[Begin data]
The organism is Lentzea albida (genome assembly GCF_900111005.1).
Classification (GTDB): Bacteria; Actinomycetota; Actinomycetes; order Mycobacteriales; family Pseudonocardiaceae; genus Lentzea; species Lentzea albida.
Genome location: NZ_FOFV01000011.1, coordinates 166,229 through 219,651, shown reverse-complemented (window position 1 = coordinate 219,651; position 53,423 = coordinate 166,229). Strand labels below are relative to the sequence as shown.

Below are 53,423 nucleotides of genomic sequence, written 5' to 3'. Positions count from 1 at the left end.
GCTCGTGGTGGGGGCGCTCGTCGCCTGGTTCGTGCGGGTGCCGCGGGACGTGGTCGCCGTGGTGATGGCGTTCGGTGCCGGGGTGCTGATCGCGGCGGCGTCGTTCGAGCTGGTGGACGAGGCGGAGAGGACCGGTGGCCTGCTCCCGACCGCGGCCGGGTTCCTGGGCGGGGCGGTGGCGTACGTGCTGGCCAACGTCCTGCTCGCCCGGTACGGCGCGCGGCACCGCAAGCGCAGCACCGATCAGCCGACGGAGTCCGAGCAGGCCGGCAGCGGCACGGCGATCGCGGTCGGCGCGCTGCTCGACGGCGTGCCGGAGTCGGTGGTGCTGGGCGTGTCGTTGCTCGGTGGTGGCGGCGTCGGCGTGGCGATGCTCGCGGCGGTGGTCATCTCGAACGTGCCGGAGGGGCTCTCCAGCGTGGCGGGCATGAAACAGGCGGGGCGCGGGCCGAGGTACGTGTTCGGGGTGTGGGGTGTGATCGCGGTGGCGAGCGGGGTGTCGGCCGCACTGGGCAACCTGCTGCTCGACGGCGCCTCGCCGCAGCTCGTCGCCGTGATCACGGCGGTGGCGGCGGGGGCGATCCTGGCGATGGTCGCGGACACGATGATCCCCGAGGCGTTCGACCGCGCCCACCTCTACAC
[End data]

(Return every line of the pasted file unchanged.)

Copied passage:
The organism is Lentzea albida (genome assembly GCF_900111005.1).
Classification (GTDB): Bacteria; Actinomycetota; Actinomycetes; order Mycobacteriales; family Pseudonocardiaceae; genus Lentzea; species Lentzea albida.
Genome location: NZ_FOFV01000011.1, coordinates 166,229 through 219,651, shown reverse-complemented (window position 1 = coordinate 219,651; position 53,423 = coordinate 166,229). Strand labels below are relative to the sequence as shown.

Below are 53,423 nucleotides of genomic sequence, written 5' to 3'. Positions count from 1 at the left end.
GCTCGTGGTGGGGGCGCTCGTCGCCTGGTTCGTGCGGGTGCCGCGGGACGTGGTCGCCGTGGTGATGGCGTTCGGTGCCGGGGTGCTGATCGCGGCGGCGTCGTTCGAGCTGGTGGACGAGGCGGAGAGGACCGGTGGCCTGCTCCCGACCGCGGCCGGGTTCCTGGGCGGGGCGGTGGCGTACGTGCTGGCCAACGTCCTGCTCGCCCGGTACGGCGCGCGGCACCGCAAGCGCAGCACCGATCAGCCGACGGAGTCCGAGCAGGCCGGCAGCGGCACGGCGATCGCGGTCGGCGCGCTGCTCGACGGCGTGCCGGAGTCGGTGGTGCTGGGCGTGTCGTTGCTCGGTGGTGGCGGCGTCGGCGTGGCGATGCTCGCGGCGGTGGTCATCTCGAACGTGCCGGAGGGGCTCTCCAGCGTGGCGGGCATGAAACAGGCGGGGCGCGGGCCGAGGTACGTGTTCGGGGTGTGGGGTGTGATCGCGGTGGCGAGCGGGGTGTCGGCCGCACTGGGCAACCTGCTGCTCGACGGCGCCTCGCCGCAGCTCGTCGCCGTGATCACGGCGGTGGCGGCGGGGGCGATCCTGGCGATGGTCGCGGACACGATGATCCCCGAGGCGTTCGACCGCGCCCACCTCTACAC